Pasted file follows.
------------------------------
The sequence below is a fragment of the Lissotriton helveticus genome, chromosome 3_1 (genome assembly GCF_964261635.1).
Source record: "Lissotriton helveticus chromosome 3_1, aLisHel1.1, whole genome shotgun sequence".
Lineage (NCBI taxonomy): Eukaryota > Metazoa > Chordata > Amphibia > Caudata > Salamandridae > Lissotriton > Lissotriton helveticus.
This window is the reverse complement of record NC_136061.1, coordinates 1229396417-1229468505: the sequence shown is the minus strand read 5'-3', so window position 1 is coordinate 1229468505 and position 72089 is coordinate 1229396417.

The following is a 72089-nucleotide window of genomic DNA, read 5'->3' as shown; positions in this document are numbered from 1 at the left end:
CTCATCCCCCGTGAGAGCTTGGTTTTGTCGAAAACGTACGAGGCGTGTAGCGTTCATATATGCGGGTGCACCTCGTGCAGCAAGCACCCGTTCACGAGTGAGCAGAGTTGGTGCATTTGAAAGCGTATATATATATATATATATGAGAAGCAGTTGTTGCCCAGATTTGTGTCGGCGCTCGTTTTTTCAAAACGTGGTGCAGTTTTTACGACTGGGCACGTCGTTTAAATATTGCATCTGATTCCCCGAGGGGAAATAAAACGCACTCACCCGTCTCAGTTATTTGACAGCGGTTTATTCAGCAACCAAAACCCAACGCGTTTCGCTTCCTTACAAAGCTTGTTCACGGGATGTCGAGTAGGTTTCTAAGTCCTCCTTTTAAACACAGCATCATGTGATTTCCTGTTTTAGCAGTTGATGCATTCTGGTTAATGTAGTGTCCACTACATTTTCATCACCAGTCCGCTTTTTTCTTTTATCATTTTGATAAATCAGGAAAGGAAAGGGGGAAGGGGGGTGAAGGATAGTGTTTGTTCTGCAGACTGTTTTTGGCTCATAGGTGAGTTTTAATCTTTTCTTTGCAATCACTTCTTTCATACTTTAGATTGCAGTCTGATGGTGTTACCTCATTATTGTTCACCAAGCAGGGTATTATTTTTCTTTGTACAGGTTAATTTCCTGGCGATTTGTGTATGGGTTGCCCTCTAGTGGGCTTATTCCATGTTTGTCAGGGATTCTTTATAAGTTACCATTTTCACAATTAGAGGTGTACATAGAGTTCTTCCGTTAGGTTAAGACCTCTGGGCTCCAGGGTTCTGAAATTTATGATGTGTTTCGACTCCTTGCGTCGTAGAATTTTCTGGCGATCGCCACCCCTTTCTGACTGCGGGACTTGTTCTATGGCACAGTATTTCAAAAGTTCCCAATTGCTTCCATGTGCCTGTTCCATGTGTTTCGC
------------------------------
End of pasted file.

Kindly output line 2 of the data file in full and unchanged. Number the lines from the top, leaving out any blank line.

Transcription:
Source record: "Lissotriton helveticus chromosome 3_1, aLisHel1.1, whole genome shotgun sequence".